The Federal Reserve should not be in any rush to increase United States interest rates regardless of a surge in June hiring, according to St. Louis Fed President James Bullard on Tuesday. In the past, Bullard has said that he believes that the Fed might only need to raise interest rates once for the next few years. He adds that he believes job creation’s momentum is going to decrease in the foreseeable future, which is certainly normal thing since the economy is headed towards full employment. It looks as though he might be correct when he predicted low growth, low inflation, and low unemployment in coming months.
“You probably can’t add 200,000 jobs a month anymore,” Bullard stated. “I would expect continued slowing in the pace of jobs growth, and would regard that as a normal development for this stage of the business cycle.”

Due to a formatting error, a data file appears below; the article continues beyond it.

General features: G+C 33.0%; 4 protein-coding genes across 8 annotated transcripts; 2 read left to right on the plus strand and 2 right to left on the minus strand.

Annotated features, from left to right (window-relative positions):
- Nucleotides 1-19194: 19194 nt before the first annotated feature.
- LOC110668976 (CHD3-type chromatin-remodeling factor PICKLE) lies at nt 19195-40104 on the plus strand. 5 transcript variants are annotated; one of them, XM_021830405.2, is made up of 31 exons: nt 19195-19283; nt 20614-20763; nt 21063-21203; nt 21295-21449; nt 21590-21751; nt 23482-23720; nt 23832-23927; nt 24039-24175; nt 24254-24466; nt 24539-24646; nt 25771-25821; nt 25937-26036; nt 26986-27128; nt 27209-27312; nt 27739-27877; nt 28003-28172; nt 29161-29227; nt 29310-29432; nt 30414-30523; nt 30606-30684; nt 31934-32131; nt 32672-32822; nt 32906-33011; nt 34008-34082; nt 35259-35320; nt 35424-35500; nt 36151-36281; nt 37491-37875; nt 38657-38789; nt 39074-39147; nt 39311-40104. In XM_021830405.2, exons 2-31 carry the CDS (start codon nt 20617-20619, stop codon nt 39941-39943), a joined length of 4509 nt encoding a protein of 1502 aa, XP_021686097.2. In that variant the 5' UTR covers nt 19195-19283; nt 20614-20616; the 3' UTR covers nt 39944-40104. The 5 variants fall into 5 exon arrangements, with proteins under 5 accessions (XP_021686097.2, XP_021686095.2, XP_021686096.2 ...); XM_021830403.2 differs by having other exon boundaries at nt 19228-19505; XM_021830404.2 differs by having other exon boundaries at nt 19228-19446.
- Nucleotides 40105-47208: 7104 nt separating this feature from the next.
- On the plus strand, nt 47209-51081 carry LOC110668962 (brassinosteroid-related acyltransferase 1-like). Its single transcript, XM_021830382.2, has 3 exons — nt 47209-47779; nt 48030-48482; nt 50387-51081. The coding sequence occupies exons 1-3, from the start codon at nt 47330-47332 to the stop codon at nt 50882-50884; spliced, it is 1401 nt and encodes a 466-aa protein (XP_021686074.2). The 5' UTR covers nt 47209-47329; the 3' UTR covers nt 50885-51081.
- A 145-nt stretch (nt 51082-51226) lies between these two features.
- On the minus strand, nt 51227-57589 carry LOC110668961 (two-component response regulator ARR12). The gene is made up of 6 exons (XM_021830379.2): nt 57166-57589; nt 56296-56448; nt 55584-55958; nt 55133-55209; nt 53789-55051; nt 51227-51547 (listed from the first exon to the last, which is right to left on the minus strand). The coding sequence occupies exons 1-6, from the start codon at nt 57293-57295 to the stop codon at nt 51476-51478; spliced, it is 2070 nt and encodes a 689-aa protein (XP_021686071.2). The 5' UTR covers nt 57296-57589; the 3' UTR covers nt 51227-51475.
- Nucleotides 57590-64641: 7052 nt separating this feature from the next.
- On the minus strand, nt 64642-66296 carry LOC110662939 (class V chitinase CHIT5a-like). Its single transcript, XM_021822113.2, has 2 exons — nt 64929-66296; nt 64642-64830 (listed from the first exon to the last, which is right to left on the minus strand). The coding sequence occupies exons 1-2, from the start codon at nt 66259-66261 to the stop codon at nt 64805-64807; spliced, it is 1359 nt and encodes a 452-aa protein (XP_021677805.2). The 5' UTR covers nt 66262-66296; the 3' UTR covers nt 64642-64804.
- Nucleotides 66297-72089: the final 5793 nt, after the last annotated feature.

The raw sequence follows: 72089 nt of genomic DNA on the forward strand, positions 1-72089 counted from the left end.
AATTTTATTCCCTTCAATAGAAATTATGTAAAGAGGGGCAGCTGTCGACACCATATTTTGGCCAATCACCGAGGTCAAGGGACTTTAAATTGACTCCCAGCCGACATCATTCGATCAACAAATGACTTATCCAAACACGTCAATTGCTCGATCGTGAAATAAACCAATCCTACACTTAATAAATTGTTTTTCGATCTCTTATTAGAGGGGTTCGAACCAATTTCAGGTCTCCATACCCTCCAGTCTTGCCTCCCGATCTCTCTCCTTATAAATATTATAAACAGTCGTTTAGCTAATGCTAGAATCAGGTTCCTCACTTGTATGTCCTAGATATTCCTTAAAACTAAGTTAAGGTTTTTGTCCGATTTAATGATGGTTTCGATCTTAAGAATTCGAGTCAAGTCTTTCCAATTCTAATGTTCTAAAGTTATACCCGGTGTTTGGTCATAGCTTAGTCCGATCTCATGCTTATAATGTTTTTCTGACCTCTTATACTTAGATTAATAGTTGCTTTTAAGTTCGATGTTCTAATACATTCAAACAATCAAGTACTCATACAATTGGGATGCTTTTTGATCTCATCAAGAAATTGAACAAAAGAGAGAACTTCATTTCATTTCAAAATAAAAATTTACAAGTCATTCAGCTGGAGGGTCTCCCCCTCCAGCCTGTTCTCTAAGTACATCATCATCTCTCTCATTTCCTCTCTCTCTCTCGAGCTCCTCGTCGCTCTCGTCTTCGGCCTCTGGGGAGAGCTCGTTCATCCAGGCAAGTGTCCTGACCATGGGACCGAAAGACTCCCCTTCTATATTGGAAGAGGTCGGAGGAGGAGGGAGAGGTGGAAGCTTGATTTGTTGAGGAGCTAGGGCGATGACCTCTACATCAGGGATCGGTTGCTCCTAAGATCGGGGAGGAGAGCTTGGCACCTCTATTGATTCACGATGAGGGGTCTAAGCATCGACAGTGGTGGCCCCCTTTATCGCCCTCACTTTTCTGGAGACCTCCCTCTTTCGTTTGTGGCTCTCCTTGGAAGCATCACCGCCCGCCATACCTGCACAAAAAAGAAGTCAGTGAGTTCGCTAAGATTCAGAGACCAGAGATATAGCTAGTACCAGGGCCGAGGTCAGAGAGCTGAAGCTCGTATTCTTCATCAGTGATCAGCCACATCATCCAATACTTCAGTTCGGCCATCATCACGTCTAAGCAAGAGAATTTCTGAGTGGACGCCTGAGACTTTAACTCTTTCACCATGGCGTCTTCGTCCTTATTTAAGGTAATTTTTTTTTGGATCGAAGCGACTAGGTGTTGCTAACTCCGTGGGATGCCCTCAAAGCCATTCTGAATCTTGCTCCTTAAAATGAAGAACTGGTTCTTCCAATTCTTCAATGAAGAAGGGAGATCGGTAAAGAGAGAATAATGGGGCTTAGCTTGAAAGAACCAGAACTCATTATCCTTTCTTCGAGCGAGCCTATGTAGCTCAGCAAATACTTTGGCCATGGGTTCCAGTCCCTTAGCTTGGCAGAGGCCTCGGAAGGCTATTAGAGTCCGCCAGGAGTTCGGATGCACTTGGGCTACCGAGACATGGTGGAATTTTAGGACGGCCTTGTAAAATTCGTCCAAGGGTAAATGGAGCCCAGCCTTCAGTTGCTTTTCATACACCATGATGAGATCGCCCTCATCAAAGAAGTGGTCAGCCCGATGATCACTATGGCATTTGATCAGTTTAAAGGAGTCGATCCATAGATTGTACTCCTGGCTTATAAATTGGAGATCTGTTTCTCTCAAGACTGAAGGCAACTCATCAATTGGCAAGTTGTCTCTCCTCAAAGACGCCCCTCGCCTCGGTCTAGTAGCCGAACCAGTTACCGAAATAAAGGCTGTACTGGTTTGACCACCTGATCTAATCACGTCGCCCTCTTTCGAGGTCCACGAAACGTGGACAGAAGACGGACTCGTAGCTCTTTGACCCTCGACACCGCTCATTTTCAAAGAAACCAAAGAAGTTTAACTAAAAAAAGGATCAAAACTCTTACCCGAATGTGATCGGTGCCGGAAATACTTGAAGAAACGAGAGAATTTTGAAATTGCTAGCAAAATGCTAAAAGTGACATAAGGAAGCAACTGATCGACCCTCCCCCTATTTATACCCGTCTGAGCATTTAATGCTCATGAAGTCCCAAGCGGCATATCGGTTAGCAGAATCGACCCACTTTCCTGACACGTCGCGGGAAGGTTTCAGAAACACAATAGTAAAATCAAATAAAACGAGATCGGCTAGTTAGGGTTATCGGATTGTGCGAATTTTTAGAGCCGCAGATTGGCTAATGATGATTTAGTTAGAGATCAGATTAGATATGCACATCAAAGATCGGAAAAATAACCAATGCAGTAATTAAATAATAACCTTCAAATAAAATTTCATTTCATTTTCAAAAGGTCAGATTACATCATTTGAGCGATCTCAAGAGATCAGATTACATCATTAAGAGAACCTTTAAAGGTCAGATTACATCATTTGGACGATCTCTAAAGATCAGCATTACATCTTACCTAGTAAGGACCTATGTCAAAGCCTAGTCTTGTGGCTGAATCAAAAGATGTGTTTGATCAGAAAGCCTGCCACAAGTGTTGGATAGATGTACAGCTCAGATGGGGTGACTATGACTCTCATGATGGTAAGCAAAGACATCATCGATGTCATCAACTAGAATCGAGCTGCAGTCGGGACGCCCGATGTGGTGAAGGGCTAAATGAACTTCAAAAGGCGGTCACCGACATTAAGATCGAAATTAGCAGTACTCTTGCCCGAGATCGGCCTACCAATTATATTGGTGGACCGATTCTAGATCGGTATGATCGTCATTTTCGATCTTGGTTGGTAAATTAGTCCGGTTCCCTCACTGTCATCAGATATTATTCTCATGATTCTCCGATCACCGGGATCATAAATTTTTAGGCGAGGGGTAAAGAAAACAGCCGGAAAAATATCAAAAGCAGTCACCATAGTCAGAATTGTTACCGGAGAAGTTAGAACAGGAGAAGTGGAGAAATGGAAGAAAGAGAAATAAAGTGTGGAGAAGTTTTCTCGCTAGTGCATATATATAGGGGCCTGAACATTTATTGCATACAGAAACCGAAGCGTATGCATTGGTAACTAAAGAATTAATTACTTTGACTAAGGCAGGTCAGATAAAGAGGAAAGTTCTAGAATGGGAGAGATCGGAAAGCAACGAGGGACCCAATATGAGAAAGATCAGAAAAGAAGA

Bullard, a voting member of the U.S. central bank’s rate-setting committee, changed his view of monetary policy, finalizing that the United States had gone into a low growth “regime.” The apt target interest rate for the Fed, he added, is also low, which means that the Fed only needs to change interest rates once unless there is an unexpected event. When they hold a meeting later on during the month of July, the Fed officials will look through a ton of data, which includes a job increase of 287,000 during June, indicating the Untied States recovery is on track. A rate increase will likely not happen, according to officials. Bullard argues that the Fed’s rate outlook does not need to differ until growth and inflation have shifted upwards. “The policy rate would likely remain essentially flat over the forecast horizon,” of two and a half years, he stated in remarks at the St. Louis Fed.